Minutes reveal that Lewis proposed moving governor

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The events of 10 January, the day Derek Lewis met the Home Secretary, are at the heart of the controversy. According to the writ issued against Michael Howard by the former Director General of the Prison Service, Mr Lewis was put under "extreme and unjustified pressure" to suspend John Mariott, the governor of Parkhurst.

But the minutes of the meeting laid before the Commons by Mr Howard yesterday reveal that it was Derek Lewis who proposed Mr Marriott's transfer and that he and the Home Secretary discussed various actions, including suspension.

What Derek Lewis proposed was what actually happened, according to the minutes. They say: "On 10 January, in advance of the statement which the Home Secretary made to the House of Commons that afternoon, you took him through the preliminary conclusions of Mr Tilt's report on the escape from Parkhurst. For the key parts of the discussion relating to the disciplinary investigation, Mr Forsyth, Lady Blatch, Mr Wilson, Mr Platt and Mr Saunders were present.

"The disciplinary investigation - You [Derek Lewis] explained that it was proposed to move the governor to other duties, pending the outcome of the disciplinary investigation. The Home Secretary asked why this action was being taken, and you explained there were several grounds:

1 -It appeared that he had condoned and possibly approved the absence of a duty governor during unlock;

2 - During his time at Parkhurst, the governor had failed to make a single night visit to the prison;

3 - The governor appeared not to be aware of the unsatisfactory state of affairs in the Emergency Control Room, for which he must bear a substantial if not the main responsibility;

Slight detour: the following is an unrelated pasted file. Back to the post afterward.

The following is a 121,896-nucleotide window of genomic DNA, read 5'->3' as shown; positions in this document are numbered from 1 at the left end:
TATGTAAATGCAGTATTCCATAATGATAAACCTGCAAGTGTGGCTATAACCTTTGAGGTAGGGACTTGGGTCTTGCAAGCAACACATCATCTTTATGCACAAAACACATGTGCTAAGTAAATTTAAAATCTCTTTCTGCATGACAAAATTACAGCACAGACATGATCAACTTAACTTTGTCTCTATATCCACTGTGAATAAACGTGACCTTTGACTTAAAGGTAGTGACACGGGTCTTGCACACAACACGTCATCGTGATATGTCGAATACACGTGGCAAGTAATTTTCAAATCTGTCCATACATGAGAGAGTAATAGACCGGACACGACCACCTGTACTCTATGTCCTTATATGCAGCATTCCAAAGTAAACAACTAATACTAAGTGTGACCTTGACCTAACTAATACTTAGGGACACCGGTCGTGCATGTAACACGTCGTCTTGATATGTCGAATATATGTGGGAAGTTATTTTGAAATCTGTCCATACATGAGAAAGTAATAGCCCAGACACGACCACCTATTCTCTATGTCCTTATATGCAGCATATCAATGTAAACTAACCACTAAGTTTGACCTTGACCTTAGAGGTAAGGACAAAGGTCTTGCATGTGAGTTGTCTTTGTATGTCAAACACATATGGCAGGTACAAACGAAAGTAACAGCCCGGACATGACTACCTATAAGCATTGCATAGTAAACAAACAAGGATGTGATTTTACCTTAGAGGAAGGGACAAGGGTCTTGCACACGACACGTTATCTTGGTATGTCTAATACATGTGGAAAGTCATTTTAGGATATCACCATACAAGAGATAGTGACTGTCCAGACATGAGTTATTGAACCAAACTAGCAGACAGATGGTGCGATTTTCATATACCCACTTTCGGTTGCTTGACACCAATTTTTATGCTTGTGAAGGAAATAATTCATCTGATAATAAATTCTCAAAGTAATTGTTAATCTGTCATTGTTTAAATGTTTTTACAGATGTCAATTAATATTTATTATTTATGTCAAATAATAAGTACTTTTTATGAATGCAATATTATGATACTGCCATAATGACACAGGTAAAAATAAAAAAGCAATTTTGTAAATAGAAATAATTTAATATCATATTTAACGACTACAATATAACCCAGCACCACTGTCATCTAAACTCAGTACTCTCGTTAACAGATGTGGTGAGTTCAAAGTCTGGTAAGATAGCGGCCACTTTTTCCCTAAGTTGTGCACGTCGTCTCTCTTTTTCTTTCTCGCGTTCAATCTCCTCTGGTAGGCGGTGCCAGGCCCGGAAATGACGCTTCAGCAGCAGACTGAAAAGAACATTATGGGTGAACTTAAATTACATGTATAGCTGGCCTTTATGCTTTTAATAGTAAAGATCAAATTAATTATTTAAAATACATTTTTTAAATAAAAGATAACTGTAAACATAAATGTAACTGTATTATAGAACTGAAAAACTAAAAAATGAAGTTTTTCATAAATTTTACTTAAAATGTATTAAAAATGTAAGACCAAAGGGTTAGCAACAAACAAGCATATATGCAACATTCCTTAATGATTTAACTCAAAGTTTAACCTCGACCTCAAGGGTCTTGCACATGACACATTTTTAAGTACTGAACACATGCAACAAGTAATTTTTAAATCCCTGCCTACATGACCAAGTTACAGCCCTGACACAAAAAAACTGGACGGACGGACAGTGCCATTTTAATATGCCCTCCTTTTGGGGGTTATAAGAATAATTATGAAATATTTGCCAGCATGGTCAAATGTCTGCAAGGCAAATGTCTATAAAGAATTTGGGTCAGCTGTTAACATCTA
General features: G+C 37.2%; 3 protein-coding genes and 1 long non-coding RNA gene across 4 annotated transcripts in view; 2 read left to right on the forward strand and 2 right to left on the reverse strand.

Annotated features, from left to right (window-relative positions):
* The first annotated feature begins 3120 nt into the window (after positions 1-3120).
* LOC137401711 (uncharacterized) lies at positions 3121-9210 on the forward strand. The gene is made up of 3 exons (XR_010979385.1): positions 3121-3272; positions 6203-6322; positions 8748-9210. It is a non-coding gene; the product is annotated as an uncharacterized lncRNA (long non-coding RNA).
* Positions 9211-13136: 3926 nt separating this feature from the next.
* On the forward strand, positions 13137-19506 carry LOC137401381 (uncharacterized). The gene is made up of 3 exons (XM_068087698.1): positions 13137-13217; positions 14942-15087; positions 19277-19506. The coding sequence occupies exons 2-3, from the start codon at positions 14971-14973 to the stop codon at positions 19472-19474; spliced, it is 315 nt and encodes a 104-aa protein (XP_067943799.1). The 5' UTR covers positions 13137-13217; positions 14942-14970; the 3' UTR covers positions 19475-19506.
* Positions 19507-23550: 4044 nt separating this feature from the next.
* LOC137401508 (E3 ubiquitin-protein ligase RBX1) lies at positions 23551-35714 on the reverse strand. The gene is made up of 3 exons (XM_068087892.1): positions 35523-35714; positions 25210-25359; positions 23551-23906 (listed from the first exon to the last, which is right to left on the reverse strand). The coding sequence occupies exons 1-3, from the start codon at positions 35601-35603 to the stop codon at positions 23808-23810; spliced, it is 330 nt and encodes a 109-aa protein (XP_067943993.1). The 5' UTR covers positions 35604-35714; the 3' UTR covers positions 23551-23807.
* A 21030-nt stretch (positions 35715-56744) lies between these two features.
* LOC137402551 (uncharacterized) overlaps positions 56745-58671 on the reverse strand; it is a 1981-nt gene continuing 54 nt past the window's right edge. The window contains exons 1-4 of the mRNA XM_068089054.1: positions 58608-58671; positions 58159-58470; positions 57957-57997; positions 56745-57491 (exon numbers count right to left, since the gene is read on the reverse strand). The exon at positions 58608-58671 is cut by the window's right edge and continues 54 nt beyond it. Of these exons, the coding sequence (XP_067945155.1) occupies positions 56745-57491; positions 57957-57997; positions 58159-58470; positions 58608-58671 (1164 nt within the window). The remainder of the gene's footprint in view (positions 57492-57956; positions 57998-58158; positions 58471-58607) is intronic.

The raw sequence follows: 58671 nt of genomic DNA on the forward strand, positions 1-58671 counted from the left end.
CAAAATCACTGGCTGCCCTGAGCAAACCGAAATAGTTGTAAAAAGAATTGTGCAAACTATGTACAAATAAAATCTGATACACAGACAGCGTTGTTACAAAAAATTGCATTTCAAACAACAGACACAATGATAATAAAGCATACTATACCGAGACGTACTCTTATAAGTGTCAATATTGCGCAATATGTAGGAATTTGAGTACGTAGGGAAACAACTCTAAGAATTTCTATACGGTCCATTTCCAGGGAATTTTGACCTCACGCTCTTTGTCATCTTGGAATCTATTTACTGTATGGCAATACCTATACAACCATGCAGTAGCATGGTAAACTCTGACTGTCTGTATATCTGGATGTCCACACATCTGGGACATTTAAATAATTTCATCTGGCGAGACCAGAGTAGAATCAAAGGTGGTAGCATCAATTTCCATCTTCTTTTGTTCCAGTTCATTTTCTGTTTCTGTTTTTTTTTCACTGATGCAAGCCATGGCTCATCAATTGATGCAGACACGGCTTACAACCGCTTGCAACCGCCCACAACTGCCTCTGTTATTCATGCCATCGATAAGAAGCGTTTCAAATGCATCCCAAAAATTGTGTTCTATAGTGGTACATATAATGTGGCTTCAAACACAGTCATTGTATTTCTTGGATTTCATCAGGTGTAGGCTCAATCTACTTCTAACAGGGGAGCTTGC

4 - There was confusion over whether the governor had fully implemented the recommendations made following Judge Tumim's inspection of the prison, on which assurances had been given to the Director General and Ministers. This aspect required further, more detailed, investigation by Mr Tilt. The Home Secretary said he must have an account of who had given the assurances and whether they were valid.

"The Home Secretary said that these were serious charges at any time, but following the extra emphasis which governors had been instructed to give security post-Whitemoor they could scarcely be over-stated. The Home Secretary said that he entirely agreed with your analysis that Mr Marriott could not stay as governor of Parkhurst, but he wondered whether it was right for Mr Marriott to be moved to other duties as distinct from being suspended from duty. You explained that the code required consideration to be given to whether there were other duties available for somebody whose position in their current post was untenable pending the outcome of a disciplinary investigation.

"Moreover, you wished Mr Marriott to be available to advise the incoming governor (when he was appointed) and to give assistance to the Learmont Inquiry, pending his being allocated to non-operational duties. The Home Secretary pointed out that this would almost inevitably be seen as a fudge, designed to enable Mr Marriott not to be suspended. The tasks you had mentioned could scarcely be described as another post. Mr Saunders confirmed that even if Mr Marriott were to be suspended, he would still be under a duty to assist the Learmont Inquiry and the handover to the new governor.

"If Mr Marriott were suspended, there would be criticism of his being treated more harshly than the former governor of Whitemoor, who had been moved from his post in the Inspectorate but not suspended.

"In later discussions, the form of words which the Home Secretary used in his statement to the House was agreed, avoiding any reference to suspension. You also reported to the Home Secretary that it would be possible to find Mr Marriott a full-time job on non-operational duties very shortly, finishing off a project on personnel appraisal and training. It had no security implications, nor were there any outstanding issues to be resolved."